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Farmer pointed gun at trespassing police officer

News from the Boston Standard, Lincolnshire: bostonstandard.co.uk, on Twitter @standardboston

News from the Boston Standard, Lincolnshire: bostonstandard.co.uk, on Twitter @standardboston

A Brotherftoft farmer has been ordered to pay over £5,000 in costs after a court found he fired a shot near an off-duty police officer who strayed on to his land while jogging.

Pc David Sharpe, 38, described how he was faced at gunpoint by Fred Kirk after the pensioner fired his .22 rifle in his direction after accusing him of trespassing on a private road near his farm in Bye Lane.

The highly-commended officer, who served in the London riots, was visibly moved as he admitted thinking he was going to be ‘blown away’

by the gun-carrying farmer.

Following the incident on June 26 this year, Lincolnshire Police revoked Mr Kirk’s firearm and shotgun licences, both of which he had held for more than 40 years.

Mr Kirk appealed the decision.

A hearing at Lincoln Crown Court on Friday was told Pc Sharpe strayed on to the track, which he thought was open to the public after looking on Google maps, during a 14-mile run.

Giving evidence, Pc Sharpe described how Mr Kirk tried to run him off the road in his car before firing a shot towards him after he ran past the pensioner wearing his headphones and running kit.

“I heard a real loud crack behind me,” PC Sharpe said. “I knew it was a gun shot because of my experience with guns. Gun shots are quite distinctive, I felt the sound wave as well as heard it. I jumped out of my skin.”

Pc Sharpe told the court he turned around and saw Mr Kirk stood outside of his car pointing the gun towards him. “I thought he was going to shoot me,” he added. “He kept looking down the barrel of the gun and re-aiming at me.”

The officer said he put his arms up in the ‘surrender position’ and asked the farmer to put his gun down. After Mr Kirk lowered his weapon to a three-quarters position Pc Sharpe said he decided his only option was to disarm the pensioner.

“I thought if I’m going past him he might put one in the back of my head so when I got near him I just took the gun off him.”

Pc Sharpe said the farmer refused to believe he was a police officer and, fearing he might have another gun in his car, he ran off towards the home of a local doctor.

The doctor described Pc Sharpe as looking ‘pale and trembling’ when he arrived at his home.

When police arrived at the scene and recovered the gun from the policeman an empty case was found inside. The court was told Mr Kirk was arrested for attempted murder but no charges were brought against him.

“Whether or not he fired over my shoulder to scare me or at me we shall never know,” Pc Sharpe told the court:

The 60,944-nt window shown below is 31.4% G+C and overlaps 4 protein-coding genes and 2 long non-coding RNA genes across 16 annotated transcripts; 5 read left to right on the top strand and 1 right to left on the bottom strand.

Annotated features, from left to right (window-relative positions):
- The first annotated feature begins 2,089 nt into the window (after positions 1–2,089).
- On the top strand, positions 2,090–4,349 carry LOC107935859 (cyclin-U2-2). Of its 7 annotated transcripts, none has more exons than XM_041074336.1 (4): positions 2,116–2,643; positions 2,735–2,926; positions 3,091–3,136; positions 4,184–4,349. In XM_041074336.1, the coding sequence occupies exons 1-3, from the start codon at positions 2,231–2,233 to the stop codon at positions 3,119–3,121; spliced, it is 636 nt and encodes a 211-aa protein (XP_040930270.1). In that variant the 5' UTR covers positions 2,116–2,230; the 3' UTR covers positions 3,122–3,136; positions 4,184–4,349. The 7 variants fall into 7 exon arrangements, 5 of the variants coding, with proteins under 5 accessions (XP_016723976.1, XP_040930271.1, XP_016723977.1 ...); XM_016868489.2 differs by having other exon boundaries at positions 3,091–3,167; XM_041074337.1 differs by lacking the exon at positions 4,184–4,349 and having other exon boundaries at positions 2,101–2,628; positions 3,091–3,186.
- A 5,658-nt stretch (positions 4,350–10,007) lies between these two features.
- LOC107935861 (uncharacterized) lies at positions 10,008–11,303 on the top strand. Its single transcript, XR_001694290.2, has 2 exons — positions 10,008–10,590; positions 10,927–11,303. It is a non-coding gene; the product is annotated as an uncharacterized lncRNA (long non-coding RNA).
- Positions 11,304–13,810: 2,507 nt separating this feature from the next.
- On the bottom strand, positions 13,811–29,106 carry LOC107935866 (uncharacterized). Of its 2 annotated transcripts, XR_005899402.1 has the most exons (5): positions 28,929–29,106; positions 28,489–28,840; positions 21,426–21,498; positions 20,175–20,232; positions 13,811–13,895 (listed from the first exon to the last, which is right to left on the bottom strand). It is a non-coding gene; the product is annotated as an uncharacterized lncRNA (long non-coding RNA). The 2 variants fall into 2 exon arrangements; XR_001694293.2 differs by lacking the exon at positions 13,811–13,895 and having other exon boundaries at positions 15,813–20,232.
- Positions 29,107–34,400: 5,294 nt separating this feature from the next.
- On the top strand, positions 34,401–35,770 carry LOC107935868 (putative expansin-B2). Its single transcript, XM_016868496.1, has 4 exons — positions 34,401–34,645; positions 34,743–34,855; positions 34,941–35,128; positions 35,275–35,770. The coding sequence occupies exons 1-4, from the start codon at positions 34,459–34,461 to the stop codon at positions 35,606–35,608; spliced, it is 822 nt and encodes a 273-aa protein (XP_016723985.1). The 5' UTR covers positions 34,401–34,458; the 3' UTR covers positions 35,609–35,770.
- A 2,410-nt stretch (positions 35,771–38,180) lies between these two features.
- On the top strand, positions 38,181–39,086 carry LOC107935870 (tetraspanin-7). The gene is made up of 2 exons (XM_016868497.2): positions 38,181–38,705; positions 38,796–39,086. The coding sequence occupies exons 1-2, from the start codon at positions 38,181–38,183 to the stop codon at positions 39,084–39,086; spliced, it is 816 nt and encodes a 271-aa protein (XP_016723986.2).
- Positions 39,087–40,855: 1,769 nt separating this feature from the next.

“I was told it was my word against his and in a criminal case it could not be proved beyond reasonable doubt. The Crown Prosecution Service discontinued it.”

The court was told Pc Sharpe was so frightened by the incident that he required counselling for post traumatic stress, despite being described as a ‘robust officer.’

Pc Sharpe added: “Last year I was sent to London for the riots, I was on the bridge during the football related violent disorder in Boston during 2004, I have faced edged weapons, entered freezing water to save people, faced pit bulls.”

Giving evidence, Mr Kirk denied firing his weapon at Pc Sharpe and claimed to be already out of his car shooting at crows to keep them off his pea fields when the officer ran on to his land.

Mr Kirk said the officer refused to stop after he told him he was trespassing, and once the officer was over 30 or 40 yards away he fired his one remaining shot at a pigeon at a complete right angle to Pc Sharpe.

But rejecting the firearm and shotgun appeal, Judge Micheal Heath, sitting with a magistrate, said they were sure Pc Sharpe had given an ‘honest, truthful and accurate account.’

Judge Heath told Mr Kirk: “We are satisfied the appellant in this case was angry. He had found somebody who he thought was trespassing, it wasn’t the first time he had found trespassers on his land, he was very concerned about trespassers.

“We are satisfied as to be sure a rifle was fired within 50 metres of the officer,” Judge Heath added. “What then happened was unforgivable.

He pointed that weapon at the officer.

“It was perfectly understandable that the officer felt that he was about to be killed.”

The appeal was rejected and Mr Kirk was ordered to pay the prosecution costs of £5,216.

 

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